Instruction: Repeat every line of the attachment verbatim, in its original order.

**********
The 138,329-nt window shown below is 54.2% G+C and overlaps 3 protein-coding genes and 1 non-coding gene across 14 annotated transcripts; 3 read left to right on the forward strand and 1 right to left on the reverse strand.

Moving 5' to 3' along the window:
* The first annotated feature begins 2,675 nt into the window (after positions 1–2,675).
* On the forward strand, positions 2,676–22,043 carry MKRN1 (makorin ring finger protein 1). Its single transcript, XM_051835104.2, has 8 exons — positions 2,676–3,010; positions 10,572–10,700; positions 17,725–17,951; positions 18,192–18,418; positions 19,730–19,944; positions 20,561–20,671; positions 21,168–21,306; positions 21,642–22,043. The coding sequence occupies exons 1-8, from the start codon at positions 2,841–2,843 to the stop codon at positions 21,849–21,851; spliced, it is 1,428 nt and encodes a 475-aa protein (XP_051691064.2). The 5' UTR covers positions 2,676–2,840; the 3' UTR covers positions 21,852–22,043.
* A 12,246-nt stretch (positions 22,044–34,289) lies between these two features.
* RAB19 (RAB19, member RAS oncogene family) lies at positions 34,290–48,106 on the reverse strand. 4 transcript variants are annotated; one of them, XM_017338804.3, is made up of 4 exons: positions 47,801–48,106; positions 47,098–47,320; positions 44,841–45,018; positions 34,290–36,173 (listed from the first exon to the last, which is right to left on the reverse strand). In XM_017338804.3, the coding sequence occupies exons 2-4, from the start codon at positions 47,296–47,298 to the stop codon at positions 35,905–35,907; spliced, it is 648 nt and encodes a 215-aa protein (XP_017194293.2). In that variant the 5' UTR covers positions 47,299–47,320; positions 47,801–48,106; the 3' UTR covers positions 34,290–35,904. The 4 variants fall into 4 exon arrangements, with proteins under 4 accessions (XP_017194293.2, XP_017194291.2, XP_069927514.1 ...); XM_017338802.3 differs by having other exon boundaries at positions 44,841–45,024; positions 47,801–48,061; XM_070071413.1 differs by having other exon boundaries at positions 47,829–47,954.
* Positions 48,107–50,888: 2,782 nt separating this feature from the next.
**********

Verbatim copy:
The 138,329-nt window shown below is 54.2% G+C and overlaps 3 protein-coding genes and 1 non-coding gene across 14 annotated transcripts; 3 read left to right on the forward strand and 1 right to left on the reverse strand.

Moving 5' to 3' along the window:
* The first annotated feature begins 2,675 nt into the window (after positions 1–2,675).
* On the forward strand, positions 2,676–22,043 carry MKRN1 (makorin ring finger protein 1). Its single transcript, XM_051835104.2, has 8 exons — positions 2,676–3,010; positions 10,572–10,700; positions 17,725–17,951; positions 18,192–18,418; positions 19,730–19,944; positions 20,561–20,671; positions 21,168–21,306; positions 21,642–22,043. The coding sequence occupies exons 1-8, from the start codon at positions 2,841–2,843 to the stop codon at positions 21,849–21,851; spliced, it is 1,428 nt and encodes a 475-aa protein (XP_051691064.2). The 5' UTR covers positions 2,676–2,840; the 3' UTR covers positions 21,852–22,043.
* A 12,246-nt stretch (positions 22,044–34,289) lies between these two features.
* RAB19 (RAB19, member RAS oncogene family) lies at positions 34,290–48,106 on the reverse strand. 4 transcript variants are annotated; one of them, XM_017338804.3, is made up of 4 exons: positions 47,801–48,106; positions 47,098–47,320; positions 44,841–45,018; positions 34,290–36,173 (listed from the first exon to the last, which is right to left on the reverse strand). In XM_017338804.3, the coding sequence occupies exons 2-4, from the start codon at positions 47,296–47,298 to the stop codon at positions 35,905–35,907; spliced, it is 648 nt and encodes a 215-aa protein (XP_017194293.2). In that variant the 5' UTR covers positions 47,299–47,320; positions 47,801–48,106; the 3' UTR covers positions 34,290–35,904. The 4 variants fall into 4 exon arrangements, with proteins under 4 accessions (XP_017194293.2, XP_017194291.2, XP_069927514.1 ...); XM_017338802.3 differs by having other exon boundaries at positions 44,841–45,024; positions 47,801–48,061; XM_070071413.1 differs by having other exon boundaries at positions 47,829–47,954.
* Positions 48,107–50,888: 2,782 nt separating this feature from the next.